Creative Communication: 3 Great Ways the Hearing Impaired Can Express Themselves

So much of our culture depends on communicating through sound. We speak and listen to one another. We play each other music and see movies together in hopes of connecting and forming relationships.

If you know someone who suffers from hearing loss or impairment, you know that sound isn’t the only medium in which we express ourselves. There are plenty of creative modes in which the hearing impaired can express themselves to maintain connections and social confidence. Let’s look at a few great activities that enrich the social lives of those with hearing difficulties.

Playing Musical Instruments

Learning to play an instrument isn’t just fun—new research suggest that the auditory skills learned from musicianship can help the hearing impaired identify sounds and improve their communication skills. Music is a universal language, and it can bridge gaps between people. It can be especially therapeutic if you struggle with hearing loss. Combined with the use of hearing aids, musical practice can greatly improve the social and psychological lives of those with auditory difficulties.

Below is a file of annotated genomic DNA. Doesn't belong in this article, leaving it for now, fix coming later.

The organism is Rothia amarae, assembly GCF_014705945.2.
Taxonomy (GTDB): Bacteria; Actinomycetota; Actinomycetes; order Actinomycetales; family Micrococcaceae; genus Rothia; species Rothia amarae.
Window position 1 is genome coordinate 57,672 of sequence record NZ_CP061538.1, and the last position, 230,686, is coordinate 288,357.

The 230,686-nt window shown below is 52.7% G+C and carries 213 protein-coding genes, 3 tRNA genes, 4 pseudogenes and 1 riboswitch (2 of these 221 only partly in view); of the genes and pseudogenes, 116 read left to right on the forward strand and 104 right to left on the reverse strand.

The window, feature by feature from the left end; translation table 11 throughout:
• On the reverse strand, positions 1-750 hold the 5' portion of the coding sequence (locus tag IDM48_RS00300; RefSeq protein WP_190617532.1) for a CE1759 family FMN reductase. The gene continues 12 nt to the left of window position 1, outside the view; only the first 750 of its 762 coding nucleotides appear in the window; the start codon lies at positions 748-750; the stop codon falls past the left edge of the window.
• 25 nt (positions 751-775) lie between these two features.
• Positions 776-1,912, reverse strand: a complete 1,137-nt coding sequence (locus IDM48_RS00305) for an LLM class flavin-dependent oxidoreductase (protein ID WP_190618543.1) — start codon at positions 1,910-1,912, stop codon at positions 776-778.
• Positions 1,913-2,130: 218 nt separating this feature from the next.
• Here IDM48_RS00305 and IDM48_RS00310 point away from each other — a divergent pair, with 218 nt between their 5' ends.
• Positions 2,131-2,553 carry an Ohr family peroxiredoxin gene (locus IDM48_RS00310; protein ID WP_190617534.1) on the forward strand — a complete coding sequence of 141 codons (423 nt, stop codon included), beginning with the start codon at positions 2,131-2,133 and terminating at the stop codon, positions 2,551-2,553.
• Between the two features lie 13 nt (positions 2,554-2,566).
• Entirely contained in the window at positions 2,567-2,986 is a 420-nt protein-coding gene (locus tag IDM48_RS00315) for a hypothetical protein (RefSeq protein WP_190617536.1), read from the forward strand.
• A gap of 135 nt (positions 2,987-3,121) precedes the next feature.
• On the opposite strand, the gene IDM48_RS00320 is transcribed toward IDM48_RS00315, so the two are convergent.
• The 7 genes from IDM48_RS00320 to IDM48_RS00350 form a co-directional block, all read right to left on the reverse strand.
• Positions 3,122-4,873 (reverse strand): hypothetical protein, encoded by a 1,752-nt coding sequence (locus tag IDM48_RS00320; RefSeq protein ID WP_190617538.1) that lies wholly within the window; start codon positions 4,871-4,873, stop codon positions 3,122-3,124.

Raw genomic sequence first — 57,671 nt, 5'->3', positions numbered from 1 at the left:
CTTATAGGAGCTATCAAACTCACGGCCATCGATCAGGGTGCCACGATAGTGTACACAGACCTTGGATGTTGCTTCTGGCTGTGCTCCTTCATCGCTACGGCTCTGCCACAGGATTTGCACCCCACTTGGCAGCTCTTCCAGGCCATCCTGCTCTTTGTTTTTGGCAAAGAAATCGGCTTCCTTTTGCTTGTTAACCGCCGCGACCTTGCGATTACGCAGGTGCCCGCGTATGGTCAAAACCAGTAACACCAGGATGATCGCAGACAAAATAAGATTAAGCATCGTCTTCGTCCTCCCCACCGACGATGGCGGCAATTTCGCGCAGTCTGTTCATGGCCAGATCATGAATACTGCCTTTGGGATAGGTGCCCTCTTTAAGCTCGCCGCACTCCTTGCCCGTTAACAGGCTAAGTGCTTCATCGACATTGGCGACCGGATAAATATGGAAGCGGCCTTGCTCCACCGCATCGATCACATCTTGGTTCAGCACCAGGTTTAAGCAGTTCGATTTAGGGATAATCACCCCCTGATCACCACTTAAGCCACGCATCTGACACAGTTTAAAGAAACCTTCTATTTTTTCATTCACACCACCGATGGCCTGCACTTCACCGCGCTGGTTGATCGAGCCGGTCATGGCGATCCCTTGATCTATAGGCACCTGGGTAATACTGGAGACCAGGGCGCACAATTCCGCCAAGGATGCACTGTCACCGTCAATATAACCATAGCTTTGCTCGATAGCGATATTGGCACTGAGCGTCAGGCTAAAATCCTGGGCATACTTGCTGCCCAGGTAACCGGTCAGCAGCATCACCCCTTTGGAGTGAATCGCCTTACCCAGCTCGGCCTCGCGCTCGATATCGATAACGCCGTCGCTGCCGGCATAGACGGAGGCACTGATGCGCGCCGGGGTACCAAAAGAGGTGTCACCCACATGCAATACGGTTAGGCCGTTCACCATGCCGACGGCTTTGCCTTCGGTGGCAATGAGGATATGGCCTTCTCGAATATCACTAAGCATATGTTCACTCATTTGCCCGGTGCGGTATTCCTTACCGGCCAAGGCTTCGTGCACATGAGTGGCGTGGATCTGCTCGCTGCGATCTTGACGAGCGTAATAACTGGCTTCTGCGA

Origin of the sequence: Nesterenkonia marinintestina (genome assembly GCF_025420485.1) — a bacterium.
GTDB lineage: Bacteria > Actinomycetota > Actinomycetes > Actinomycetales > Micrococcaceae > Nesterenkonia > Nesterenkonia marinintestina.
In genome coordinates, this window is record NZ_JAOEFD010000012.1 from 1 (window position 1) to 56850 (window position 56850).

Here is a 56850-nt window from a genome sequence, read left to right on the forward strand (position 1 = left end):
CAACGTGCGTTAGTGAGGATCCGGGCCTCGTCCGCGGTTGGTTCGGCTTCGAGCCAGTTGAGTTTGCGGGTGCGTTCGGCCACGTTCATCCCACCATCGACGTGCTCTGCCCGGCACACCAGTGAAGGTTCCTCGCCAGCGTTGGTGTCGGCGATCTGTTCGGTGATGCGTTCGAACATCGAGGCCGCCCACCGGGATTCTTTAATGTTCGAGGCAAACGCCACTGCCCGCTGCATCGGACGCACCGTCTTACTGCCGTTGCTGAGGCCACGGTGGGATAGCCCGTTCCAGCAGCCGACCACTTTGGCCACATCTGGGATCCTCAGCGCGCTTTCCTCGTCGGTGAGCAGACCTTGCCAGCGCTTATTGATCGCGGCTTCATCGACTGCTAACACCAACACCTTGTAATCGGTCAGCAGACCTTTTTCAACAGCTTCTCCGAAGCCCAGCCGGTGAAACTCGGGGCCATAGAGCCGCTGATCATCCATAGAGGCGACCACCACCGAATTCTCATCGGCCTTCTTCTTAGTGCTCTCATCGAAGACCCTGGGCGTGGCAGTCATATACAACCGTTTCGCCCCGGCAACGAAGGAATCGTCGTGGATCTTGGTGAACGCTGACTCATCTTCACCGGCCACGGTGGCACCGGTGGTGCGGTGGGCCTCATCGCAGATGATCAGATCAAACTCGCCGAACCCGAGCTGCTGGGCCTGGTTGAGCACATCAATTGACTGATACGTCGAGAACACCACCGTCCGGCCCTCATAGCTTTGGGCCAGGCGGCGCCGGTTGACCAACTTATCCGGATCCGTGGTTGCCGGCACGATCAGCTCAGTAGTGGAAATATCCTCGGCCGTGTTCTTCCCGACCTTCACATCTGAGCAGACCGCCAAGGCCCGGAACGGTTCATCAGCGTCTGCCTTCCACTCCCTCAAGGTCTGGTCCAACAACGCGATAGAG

Photo by Jeb Wallace-BrodeurArts and Crafts

Drawing, painting, or crafting provides another fantastic opportunity for the hearing impaired to communicate their feelings. You don’t need to be a classical artist to pick up a paintbrush. Just buy some supplies and let loose. Whether you’re with a friend or a whole group of artists, you’ll find that your finished canvas will say something interesting about your perspective.

Creative Writing

When it comes to art forms, there’s nothing simpler than sitting down with a pen and a notebook and jotting down your thoughts. Whether you endeavor to write a poem, a novel, or a journal entry, writing creatively can sooth the soul. The process of hammering feelings into words can be especially rewarding for the hearing impaired. Writing can be the most efficient and honest way to communicate when you have difficulty participating in other social interactions. Honing this skill can enhance life for anyone who struggles with hearing loss.

Sound is not the only means of human communication. If you have a diminished sense of hearing, consider pursuing these great modes of creative self-expression.

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GHI Staff

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